Integrative Medicine Patients Have High Stress, Pain, and Psychological Symptoms
Ruth Q. Wolever, Nikita S. Goel, Rhonda S. Roberts, Karen Caldwell, Benjamin Kligler, Jeffery A. Dusek, Adam Perlman, Rowena Dolor, Donald I. Abrams.
Integrative medicine (IM) is a rapidly growing field whose providers report clinical success in treating significant stress, chronic pain, and depressive and anxiety symptoms. While IM therapies have demonstrated efficacy for numerous medical conditions, IM for psychological symptoms has been slower to gain recognition in the medical community.
Objective and Design
This large, cross-sectional study is the first of its kind to document the psychosocial profiles of 4182 patients at 9 IM clinics that form the BraveNet Practice-Based Research Network (PBRN).
IM patients reported higher levels of perceived stress, pain, and depressive symptoms, and lower levels of quality of life compared with national norms. Per provider reports, 60% of patients had at least one of the following: stress (9.3%), fatigue (10.2%), anxiety (7.7%), depression (7.2%), and/or sleep disorders (4.8%). Pain, having both physiological and psychological components, was also included and is the most common condition treated at IM clinics. Those with high stress, psychological conditions, and pain were most frequently treated with acupuncture, IM physician consultation, exercise, chiropractic services, diet/nutrition counseling, and massage.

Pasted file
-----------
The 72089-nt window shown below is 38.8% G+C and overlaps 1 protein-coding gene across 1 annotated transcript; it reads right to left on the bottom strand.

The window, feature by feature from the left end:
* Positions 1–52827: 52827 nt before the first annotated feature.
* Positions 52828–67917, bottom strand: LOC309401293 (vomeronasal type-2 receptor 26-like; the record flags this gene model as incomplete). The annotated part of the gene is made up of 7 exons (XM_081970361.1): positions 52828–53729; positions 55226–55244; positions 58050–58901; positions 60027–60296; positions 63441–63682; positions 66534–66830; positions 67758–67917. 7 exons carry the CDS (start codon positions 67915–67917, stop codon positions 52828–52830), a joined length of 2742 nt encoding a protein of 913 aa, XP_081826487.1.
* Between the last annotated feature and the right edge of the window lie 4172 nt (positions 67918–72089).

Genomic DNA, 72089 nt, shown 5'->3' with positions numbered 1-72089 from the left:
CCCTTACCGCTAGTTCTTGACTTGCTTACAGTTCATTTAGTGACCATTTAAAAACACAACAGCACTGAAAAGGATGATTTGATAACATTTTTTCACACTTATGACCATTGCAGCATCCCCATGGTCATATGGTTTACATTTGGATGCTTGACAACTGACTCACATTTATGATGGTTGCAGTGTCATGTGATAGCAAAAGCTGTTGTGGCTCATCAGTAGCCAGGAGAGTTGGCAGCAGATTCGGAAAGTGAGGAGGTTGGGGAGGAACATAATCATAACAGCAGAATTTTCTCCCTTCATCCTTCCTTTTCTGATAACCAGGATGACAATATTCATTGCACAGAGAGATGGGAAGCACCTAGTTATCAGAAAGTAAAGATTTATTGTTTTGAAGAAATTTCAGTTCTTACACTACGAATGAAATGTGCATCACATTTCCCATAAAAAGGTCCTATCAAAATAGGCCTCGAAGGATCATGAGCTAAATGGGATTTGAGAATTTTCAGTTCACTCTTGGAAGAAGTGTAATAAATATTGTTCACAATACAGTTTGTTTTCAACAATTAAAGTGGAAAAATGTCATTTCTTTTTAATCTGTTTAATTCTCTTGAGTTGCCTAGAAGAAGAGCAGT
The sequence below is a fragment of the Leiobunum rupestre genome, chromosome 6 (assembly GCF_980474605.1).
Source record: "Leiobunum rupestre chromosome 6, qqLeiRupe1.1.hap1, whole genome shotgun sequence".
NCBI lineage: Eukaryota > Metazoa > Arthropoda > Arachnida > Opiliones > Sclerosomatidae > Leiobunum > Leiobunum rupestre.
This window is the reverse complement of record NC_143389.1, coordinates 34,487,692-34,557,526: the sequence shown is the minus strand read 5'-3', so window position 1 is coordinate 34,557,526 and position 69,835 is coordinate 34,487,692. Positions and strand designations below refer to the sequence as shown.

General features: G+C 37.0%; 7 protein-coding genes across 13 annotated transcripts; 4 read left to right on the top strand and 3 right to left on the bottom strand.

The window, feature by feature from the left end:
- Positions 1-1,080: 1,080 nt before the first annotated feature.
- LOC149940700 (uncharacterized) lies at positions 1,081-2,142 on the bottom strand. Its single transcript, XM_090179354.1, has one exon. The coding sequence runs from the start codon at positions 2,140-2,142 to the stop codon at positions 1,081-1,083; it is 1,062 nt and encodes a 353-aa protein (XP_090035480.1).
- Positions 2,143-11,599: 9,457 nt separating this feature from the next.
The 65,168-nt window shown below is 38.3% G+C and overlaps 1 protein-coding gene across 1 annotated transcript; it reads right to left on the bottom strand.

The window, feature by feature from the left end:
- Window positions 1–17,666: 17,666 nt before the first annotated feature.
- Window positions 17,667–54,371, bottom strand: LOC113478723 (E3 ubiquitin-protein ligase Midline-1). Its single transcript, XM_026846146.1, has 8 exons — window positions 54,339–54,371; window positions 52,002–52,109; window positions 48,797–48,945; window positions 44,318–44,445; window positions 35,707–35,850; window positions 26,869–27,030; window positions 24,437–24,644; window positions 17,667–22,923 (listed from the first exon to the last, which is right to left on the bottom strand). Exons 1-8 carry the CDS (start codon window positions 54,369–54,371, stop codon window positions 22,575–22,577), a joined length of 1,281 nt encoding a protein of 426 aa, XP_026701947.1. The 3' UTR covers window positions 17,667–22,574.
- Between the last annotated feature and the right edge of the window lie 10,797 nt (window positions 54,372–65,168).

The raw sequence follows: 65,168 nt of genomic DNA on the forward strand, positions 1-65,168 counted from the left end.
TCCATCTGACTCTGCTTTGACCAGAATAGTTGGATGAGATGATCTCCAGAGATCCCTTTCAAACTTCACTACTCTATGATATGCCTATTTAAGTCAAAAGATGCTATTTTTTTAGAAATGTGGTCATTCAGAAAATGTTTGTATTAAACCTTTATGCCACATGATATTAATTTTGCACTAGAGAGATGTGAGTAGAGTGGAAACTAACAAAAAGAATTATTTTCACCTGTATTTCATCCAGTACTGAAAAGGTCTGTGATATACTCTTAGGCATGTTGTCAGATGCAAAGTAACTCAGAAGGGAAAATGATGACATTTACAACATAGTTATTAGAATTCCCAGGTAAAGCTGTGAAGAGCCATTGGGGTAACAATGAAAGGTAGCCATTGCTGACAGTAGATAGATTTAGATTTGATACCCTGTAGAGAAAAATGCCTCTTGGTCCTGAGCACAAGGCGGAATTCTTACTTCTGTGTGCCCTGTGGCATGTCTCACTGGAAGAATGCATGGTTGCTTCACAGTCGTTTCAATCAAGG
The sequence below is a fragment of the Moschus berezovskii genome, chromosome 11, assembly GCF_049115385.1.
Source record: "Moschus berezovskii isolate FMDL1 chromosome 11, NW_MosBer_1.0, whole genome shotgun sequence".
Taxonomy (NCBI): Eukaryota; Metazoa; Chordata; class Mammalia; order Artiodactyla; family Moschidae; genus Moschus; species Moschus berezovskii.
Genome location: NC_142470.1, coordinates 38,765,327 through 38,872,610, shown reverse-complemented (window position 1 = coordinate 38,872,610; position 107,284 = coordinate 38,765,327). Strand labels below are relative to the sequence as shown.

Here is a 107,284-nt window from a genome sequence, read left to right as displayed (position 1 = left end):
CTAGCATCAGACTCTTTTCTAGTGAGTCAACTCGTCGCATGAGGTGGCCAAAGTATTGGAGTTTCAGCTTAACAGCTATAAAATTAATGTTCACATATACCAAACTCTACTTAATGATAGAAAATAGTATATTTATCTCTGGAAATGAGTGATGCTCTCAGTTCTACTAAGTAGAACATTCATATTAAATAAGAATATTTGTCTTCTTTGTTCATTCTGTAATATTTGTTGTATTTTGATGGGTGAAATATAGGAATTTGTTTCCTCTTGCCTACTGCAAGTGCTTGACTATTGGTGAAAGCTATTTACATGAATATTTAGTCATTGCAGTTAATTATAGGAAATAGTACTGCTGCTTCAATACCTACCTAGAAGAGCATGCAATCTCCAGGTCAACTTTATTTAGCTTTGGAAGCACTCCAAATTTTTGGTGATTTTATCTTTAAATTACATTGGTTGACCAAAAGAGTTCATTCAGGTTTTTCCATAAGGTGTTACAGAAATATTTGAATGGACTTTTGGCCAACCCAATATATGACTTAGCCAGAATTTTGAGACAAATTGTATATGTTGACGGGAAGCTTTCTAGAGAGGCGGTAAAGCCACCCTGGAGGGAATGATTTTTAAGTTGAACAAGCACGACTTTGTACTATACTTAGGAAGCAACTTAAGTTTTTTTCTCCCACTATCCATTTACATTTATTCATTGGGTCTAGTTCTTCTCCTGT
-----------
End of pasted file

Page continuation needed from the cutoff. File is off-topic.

With baseline information on clinical presentation and service utilization, future PBRN studies can examine promising interventions delivered at the clinic to treat stress and psychological conditions.